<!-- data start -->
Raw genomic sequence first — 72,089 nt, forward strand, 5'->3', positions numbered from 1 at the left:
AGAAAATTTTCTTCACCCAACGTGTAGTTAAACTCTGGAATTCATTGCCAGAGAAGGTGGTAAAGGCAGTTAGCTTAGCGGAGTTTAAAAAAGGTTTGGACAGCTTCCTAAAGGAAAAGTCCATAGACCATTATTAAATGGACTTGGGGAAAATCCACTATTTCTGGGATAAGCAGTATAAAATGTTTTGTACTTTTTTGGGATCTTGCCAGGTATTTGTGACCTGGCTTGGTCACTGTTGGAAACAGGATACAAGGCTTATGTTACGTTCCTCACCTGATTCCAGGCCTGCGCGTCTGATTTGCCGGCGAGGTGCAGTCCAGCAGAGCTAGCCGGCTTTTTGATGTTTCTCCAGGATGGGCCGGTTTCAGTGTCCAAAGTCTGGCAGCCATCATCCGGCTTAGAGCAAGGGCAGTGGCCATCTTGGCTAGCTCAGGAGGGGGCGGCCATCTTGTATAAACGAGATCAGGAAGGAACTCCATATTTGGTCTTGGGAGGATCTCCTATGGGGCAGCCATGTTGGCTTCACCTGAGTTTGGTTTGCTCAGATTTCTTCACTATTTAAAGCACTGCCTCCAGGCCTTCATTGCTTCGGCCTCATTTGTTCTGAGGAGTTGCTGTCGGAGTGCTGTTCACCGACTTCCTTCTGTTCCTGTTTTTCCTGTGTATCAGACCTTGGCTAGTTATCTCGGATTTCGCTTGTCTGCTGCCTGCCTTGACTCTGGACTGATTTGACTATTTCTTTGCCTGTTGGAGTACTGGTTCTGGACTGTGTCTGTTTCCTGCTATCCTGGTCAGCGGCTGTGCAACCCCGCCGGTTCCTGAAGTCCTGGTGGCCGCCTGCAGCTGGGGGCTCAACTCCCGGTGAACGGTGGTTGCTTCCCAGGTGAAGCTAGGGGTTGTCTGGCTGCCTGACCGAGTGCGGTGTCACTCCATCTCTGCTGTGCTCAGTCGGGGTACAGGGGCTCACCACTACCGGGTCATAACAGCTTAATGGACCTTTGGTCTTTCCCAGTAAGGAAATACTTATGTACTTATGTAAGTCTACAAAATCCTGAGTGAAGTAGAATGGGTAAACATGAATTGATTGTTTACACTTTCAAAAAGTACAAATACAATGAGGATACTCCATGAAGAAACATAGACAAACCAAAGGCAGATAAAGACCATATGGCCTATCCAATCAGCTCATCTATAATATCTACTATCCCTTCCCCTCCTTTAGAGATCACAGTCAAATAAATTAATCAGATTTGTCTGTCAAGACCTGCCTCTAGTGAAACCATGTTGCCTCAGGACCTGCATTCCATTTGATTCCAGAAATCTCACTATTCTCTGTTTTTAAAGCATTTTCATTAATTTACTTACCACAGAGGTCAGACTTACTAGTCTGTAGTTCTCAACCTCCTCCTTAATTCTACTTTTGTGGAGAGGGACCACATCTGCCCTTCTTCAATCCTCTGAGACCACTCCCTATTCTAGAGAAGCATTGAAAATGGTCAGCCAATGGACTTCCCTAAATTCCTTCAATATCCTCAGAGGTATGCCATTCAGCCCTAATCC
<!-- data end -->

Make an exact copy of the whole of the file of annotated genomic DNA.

Raw genomic sequence first — 72,089 nt, forward strand, 5'->3', positions numbered from 1 at the left:
AGAAAATTTTCTTCACCCAACGTGTAGTTAAACTCTGGAATTCATTGCCAGAGAAGGTGGTAAAGGCAGTTAGCTTAGCGGAGTTTAAAAAAGGTTTGGACAGCTTCCTAAAGGAAAAGTCCATAGACCATTATTAAATGGACTTGGGGAAAATCCACTATTTCTGGGATAAGCAGTATAAAATGTTTTGTACTTTTTTGGGATCTTGCCAGGTATTTGTGACCTGGCTTGGTCACTGTTGGAAACAGGATACAAGGCTTATGTTACGTTCCTCACCTGATTCCAGGCCTGCGCGTCTGATTTGCCGGCGAGGTGCAGTCCAGCAGAGCTAGCCGGCTTTTTGATGTTTCTCCAGGATGGGCCGGTTTCAGTGTCCAAAGTCTGGCAGCCATCATCCGGCTTAGAGCAAGGGCAGTGGCCATCTTGGCTAGCTCAGGAGGGGGCGGCCATCTTGTATAAACGAGATCAGGAAGGAACTCCATATTTGGTCTTGGGAGGATCTCCTATGGGGCAGCCATGTTGGCTTCACCTGAGTTTGGTTTGCTCAGATTTCTTCACTATTTAAAGCACTGCCTCCAGGCCTTCATTGCTTCGGCCTCATTTGTTCTGAGGAGTTGCTGTCGGAGTGCTGTTCACCGACTTCCTTCTGTTCCTGTTTTTCCTGTGTATCAGACCTTGGCTAGTTATCTCGGATTTCGCTTGTCTGCTGCCTGCCTTGACTCTGGACTGATTTGACTATTTCTTTGCCTGTTGGAGTACTGGTTCTGGACTGTGTCTGTTTCCTGCTATCCTGGTCAGCGGCTGTGCAACCCCGCCGGTTCCTGAAGTCCTGGTGGCCGCCTGCAGCTGGGGGCTCAACTCCCGGTGAACGGTGGTTGCTTCCCAGGTGAAGCTAGGGGTTGTCTGGCTGCCTGACCGAGTGCGGTGTCACTCCATCTCTGCTGTGCTCAGTCGGGGTACAGGGGCTCACCACTACCGGGTCATAACAGCTTAATGGACCTTTGGTCTTTCCCAGTAAGGAAATACTTATGTACTTATGTAAGTCTACAAAATCCTGAGTGAAGTAGAATGGGTAAACATGAATTGATTGTTTACACTTTCAAAAAGTACAAATACAATGAGGATACTCCATGAAGAAACATAGACAAACCAAAGGCAGATAAAGACCATATGGCCTATCCAATCAGCTCATCTATAATATCTACTATCCCTTCCCCTCCTTTAGAGATCACAGTCAAATAAATTAATCAGATTTGTCTGTCAAGACCTGCCTCTAGTGAAACCATGTTGCCTCAGGACCTGCATTCCATTTGATTCCAGAAATCTCACTATTCTCTGTTTTTAAAGCATTTTCATTAATTTACTTACCACAGAGGTCAGACTTACTAGTCTGTAGTTCTCAACCTCCTCCTTAATTCTACTTTTGTGGAGAGGGACCACATCTGCCCTTCTTCAATCCTCTGAGACCACTCCCTATTCTAGAGAAGCATTGAAAATGGTCAGCCAATGGACTTCCCTAAATTCCTTCAATATCCTCAGAGGTATGCCATTCAGCCCTAATCC